To Act or React? – That is the question
Managing HR risks can be difficult business. One reason might be because it’s hard for employers to forecast the linkage between corporate inaction and financial consequences. Either the elapsed time in between is too long or positive outcomes are not as obvious. This seems to be the case for workplace compliance.
Take employment systems review (Employment Equity) for example. Very few leaders would disagree with the intent of the legislation. It’s just difficult to see how you address business challenges through proportional representation. So, the end result is that many organizations will tackle Employment Equity obligations only when directed.
Similarly, very few leaders would endorse a position of unequal pay for work of similar relative value or paying jobs deemed to be of lesser value at a higher rate of pay. However, it’s difficult to quantify Pay Equity risks given the range of allowable approaches and practices (e.g. proportional value methodology, use of negotiated rates, definition of establishment). So, again, organizations might adopt a “catch me if you can” response and manage compliance risk only when directed.
Managing other forms of HR risk and associated costs can be relatively straight forward provided you have the right HR metrics in place.
Costs associated with employee-centric benefits like termination and severance pay can easily be derived and therefore managed and mitigated. The current requirement under law with respect to termination, assuming a minimum employment threshold, is one week per year of service to a maximum of eight weeks, setting aside any additional amounts that may result from a common law action. A general rule regarding severance payouts, assuming employer and employee minimum requirements, is one week for year of service up to 26 weeks.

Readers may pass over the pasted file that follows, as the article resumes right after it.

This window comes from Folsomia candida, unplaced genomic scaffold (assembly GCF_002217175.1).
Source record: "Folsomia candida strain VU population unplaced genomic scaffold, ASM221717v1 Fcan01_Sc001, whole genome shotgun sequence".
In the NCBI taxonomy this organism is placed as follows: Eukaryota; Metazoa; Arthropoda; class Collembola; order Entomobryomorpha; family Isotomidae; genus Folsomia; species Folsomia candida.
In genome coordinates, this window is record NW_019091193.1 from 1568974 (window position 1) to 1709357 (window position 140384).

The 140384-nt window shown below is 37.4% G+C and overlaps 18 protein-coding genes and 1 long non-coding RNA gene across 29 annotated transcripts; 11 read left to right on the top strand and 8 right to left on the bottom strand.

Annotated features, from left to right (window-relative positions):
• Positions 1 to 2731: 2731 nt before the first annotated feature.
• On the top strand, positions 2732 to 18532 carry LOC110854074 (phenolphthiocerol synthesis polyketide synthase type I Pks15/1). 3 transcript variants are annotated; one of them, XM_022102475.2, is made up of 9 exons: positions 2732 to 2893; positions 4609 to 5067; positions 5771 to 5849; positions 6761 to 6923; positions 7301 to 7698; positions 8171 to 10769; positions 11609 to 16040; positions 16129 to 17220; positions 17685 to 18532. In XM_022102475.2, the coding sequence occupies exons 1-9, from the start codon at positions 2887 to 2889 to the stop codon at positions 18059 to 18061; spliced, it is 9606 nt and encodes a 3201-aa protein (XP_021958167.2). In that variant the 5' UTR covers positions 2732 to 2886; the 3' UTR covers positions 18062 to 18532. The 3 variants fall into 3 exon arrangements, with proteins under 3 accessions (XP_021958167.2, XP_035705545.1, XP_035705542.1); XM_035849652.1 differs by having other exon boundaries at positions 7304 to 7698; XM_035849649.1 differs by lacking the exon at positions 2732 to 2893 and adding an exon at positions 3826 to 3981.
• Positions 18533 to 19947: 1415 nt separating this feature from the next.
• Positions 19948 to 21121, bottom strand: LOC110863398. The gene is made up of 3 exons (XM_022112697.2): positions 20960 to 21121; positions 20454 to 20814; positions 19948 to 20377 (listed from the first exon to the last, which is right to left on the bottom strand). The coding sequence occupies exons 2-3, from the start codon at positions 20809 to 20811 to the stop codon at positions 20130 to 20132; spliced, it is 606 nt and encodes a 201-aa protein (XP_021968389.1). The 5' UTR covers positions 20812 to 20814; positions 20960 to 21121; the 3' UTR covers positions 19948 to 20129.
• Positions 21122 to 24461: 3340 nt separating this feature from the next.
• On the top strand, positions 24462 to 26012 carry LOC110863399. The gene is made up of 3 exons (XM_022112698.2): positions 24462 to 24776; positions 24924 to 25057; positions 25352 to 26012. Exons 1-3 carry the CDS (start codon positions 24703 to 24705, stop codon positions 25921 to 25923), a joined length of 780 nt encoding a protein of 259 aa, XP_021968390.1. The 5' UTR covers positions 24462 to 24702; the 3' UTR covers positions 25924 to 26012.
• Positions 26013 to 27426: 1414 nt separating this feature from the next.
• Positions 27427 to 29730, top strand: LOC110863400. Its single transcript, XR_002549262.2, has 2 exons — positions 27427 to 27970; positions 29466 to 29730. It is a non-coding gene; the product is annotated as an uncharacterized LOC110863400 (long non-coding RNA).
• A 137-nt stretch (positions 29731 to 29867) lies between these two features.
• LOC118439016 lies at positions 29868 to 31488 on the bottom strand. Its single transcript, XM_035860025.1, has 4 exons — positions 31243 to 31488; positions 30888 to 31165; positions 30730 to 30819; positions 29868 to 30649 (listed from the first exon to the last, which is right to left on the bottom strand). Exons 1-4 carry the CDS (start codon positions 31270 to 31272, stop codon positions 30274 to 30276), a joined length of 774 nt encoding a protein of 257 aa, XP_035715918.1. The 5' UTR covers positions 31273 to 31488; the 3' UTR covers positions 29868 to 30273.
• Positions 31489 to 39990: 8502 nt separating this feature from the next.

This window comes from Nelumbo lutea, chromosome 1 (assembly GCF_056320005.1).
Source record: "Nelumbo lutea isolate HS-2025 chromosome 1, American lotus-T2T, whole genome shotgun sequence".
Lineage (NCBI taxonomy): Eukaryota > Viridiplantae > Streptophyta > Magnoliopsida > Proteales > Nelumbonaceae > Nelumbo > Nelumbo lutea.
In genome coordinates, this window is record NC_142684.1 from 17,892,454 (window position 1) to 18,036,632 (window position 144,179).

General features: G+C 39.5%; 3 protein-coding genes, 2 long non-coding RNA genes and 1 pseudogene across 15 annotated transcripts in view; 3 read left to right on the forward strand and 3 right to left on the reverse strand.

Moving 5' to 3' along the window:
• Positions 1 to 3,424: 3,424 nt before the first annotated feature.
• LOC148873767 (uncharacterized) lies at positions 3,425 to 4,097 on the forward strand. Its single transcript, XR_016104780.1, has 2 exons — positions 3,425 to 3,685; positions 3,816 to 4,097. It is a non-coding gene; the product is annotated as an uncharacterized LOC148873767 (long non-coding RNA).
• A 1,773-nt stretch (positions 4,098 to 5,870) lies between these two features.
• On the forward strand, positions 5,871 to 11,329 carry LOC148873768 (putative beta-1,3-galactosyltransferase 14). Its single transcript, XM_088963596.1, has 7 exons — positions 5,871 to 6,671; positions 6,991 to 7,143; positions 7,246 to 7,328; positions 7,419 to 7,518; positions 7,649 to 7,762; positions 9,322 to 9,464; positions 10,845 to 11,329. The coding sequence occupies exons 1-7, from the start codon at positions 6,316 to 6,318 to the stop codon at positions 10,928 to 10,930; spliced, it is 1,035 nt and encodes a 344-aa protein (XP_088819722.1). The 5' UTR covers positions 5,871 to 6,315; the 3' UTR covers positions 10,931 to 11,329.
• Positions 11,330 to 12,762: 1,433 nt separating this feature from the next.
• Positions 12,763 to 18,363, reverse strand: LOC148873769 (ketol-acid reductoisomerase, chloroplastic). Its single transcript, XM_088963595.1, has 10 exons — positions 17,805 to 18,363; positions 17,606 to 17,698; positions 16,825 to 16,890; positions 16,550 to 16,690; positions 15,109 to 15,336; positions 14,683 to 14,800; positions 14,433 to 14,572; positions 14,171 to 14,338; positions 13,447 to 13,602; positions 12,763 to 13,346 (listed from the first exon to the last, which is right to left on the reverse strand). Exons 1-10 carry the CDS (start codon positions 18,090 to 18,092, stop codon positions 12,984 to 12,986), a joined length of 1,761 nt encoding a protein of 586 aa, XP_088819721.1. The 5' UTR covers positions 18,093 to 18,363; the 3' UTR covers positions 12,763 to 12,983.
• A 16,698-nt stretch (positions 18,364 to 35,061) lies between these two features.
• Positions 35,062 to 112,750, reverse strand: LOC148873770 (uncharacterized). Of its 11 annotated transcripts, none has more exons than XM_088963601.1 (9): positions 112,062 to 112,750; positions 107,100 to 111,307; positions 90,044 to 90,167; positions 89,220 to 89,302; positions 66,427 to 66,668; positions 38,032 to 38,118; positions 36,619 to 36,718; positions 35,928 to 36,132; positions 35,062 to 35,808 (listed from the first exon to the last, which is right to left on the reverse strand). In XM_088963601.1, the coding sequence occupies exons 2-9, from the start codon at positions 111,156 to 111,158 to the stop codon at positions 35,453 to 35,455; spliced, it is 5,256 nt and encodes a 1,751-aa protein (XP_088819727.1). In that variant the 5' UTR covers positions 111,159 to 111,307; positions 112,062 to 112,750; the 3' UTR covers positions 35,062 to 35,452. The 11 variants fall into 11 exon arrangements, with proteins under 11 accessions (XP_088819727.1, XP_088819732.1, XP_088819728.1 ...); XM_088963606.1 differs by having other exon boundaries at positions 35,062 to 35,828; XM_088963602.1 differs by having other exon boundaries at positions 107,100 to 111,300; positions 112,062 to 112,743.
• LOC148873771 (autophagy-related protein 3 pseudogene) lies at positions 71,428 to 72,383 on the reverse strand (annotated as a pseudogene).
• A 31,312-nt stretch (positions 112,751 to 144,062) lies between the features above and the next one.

The baseline employer costs associated with these Employment Standards provisions should be reviewed and monitored annually. So in addition to having a better sense of the cost of providing insurance benefits to employees an employer can also have a better sense of accrued benefits owing to employees if terminated.
Have a Plan
Employers should align their HR policy manual update with their Benefits renewal schedule. This will ensure it currently reflects Employment Standards criteria across all HR programs – especially provisions specific to terminations and addressing long term disability benefits coverage.
Do you have a complete picture of benefits costs including those mandated through Employment Standards legislation? If not, then you may be managing your compliance risk in reactive mode. Insufficient consideration can lead to significant future costs.
By Dave Nanderam, Senior Associate Consultant at ASSOCIUM.
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